Stories from the Plaza of Heroines

CATEGORIES: November 2020, Voices

This issue of Voices features three women honored in the Plaza of Heroines who were born before the passage of the 19th Amendment to the U.S. Constitution and were likely among the women who voted for the first time in the 1920 general election.

If you are interested in purchasing a brick or a paver to honor a heroine in your life, fill out the online order form or email the Catt Center at cattcntr@iastate.edu. To add or edit a narrative or include a photograph in the profile of a woman you have previously honored on the plaza, email the Catt Center or mail your submission to Plaza of Heroines, 309 Carrie Chapman Catt Hall, 2224 Osborn Drive, Iowa State University, Ames, IA 50011-4009.

Laura Jordan Goff
Laura Jordan Goff

Laura Jordan Goff

Laura Jordan Goff was born in a log cabin in 1868. She taught in a one-room school just south of Guthrie Center until she married Milton Sheridan “Sherd” Goff in early 1890. The school is now a museum on the Guthrie County Fairgrounds. During the next 21 years, Goff bore eleven children as the family moved at least thirteen times.

When three of her sons were drafted in World War I, Goff knitted socks and mittens for the Red Cross and helped roll bandages. Two more of her sons served in World War II, as did six grandsons. Three of her grandsons lost their lives during the war.

On October 19, 1920, Goff wrote her oldest daughter, Leora Goff Wilson (also honored in the Plaza of Heroines), “Miss Grisell speaks at the Christian Church at 2:30 tomorrow and tells the women how to vote. Think I will learn how its done. Love Momma.” Goff probably attended and was probably the first woman in the family to cast a ballot in the first general election that women were allowed to vote–November 2, 1920.

Goff passed away in 1962. She was honored on the plaza by her six granddaughters: Doris Wilson Neal, Darlene Wilson Scar, Maxine Goff Allgood, Connie Goff Elston, Shirley Bittner and Phyllis Goff Lopez.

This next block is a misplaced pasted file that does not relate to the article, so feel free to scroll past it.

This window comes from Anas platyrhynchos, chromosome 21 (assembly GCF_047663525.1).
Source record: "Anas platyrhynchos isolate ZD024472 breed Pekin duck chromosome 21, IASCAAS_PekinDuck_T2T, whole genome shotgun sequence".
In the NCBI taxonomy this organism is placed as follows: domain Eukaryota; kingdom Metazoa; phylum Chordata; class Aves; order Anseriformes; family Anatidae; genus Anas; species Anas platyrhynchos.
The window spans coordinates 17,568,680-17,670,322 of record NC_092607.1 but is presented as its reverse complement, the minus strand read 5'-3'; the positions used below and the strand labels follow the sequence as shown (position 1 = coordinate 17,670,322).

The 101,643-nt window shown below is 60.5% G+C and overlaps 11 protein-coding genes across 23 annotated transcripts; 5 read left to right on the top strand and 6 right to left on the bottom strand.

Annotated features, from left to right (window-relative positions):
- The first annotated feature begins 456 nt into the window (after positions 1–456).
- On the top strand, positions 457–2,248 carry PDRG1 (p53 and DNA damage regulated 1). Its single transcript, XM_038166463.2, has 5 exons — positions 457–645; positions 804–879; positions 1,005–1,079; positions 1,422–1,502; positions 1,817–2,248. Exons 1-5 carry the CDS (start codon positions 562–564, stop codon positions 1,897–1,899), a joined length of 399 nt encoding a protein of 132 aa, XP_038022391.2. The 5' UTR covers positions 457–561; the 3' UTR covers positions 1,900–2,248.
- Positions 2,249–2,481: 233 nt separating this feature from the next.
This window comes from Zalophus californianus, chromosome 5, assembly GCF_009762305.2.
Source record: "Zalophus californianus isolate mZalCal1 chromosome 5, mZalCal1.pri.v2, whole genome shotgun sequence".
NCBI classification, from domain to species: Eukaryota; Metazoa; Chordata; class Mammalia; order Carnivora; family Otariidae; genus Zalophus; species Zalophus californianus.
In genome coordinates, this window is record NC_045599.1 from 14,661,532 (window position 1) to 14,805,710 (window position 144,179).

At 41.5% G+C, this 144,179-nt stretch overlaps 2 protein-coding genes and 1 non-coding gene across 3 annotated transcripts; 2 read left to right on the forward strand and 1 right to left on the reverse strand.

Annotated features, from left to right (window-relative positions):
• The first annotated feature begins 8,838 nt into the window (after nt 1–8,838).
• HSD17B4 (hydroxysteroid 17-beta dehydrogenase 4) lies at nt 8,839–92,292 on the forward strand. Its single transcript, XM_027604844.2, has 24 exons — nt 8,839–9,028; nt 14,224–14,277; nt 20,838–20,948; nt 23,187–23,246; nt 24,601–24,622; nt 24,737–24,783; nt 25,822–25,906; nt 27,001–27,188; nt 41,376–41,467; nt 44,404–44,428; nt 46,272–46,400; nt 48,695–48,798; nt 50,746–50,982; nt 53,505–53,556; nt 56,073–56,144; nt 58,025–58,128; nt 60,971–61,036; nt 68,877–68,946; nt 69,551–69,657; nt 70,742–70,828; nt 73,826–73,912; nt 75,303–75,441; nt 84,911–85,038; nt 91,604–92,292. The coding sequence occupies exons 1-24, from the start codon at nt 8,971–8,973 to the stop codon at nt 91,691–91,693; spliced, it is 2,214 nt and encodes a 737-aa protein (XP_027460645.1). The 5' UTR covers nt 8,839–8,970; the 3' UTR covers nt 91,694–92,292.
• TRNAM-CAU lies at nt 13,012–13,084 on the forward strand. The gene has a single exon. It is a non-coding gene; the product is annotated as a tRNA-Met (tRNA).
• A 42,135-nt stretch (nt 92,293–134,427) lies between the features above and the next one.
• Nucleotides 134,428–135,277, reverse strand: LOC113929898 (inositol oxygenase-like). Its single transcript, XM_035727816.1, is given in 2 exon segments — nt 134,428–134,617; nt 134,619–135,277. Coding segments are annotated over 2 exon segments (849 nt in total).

Louise Huntington Rowe
Louise Huntington Rowe

Louise Huntington Rowe

Louise Huntington Rowe was born on August 14, 1891, in Rock Rapids, Iowa. She graduated from Knox College in Galesburg, Illinois, in 1914. While at Knox, she joined Pi Beta Phi sorority, later joining Chapter Al PEO in Rock Rapids. She married Thomas Tipton Rowe on January 5, 1916, and they had three children, all of whom graduated from Iowa State University.

In 1941, Iowa State passed a rule that fraternities must have a housemother. Rowe, who had two children at Iowa State at the time, was persuaded by the Alpha Iota chapter of Phi Gamma Delta during Veisha to stay for the rest of the spring. She stayed until she was forced by illness to resign in 1959.

Rowe was also a liaison between the students and university deans. As an amateur composer, she contributed to the authorship of the song “Pi Phi Fiji.” She maintained extensive contact with alumni and the extra motivation to return for the annual alumni event was to visit Mother Rowe.

Voting was very important to Rowe, who lived through the suffrage movement and could not vote until age 29. One alumnus explained after he hitch-hiked back to Ames from a Des Moines trip to vote: “It was easier to make the trip than to explain to Mother Rowe why I did not vote.”

Rowe passed away on April 14, 1959. She was honored on the plaza by Frank A. Anderson.

Grace Harmes Loomer
Grace Harmes Loomer

Grace A. Harmes Loomer

Grace Harmes was born in Rockford, Illinois, on January 25, 1862. She married John Milton Loomer in Thiensville, Wisconsin, in 1890, and they had three children.

Loomer was a teacher, journalist, poet and suffragette. She served as president of the Minnesota Women’s Christian Temperance Union, attending the World WCTU convention in Switzerland in 1928. She was also active in the Methodist church in Sherburne and Austin, Minnesota. She loved to travel, write and paint, and served as a role model for her only granddaughter, Marian.

Loomer wrote the following in the Fairmount (Minnesota) Sentinel in 1919: “Women are not greatly interested in politics but they are progressive. We can take 20 minutes to read and grasp what is read, and women will not barter their votes for a mess of pottage. Read good books, make good friends and the world will be a better place for our having been here.”

Loomer died December 19, 1955 in Austin, Minnesota. She was honored on the plaza by her granddaughter, Marian Grace Loomer Solomon.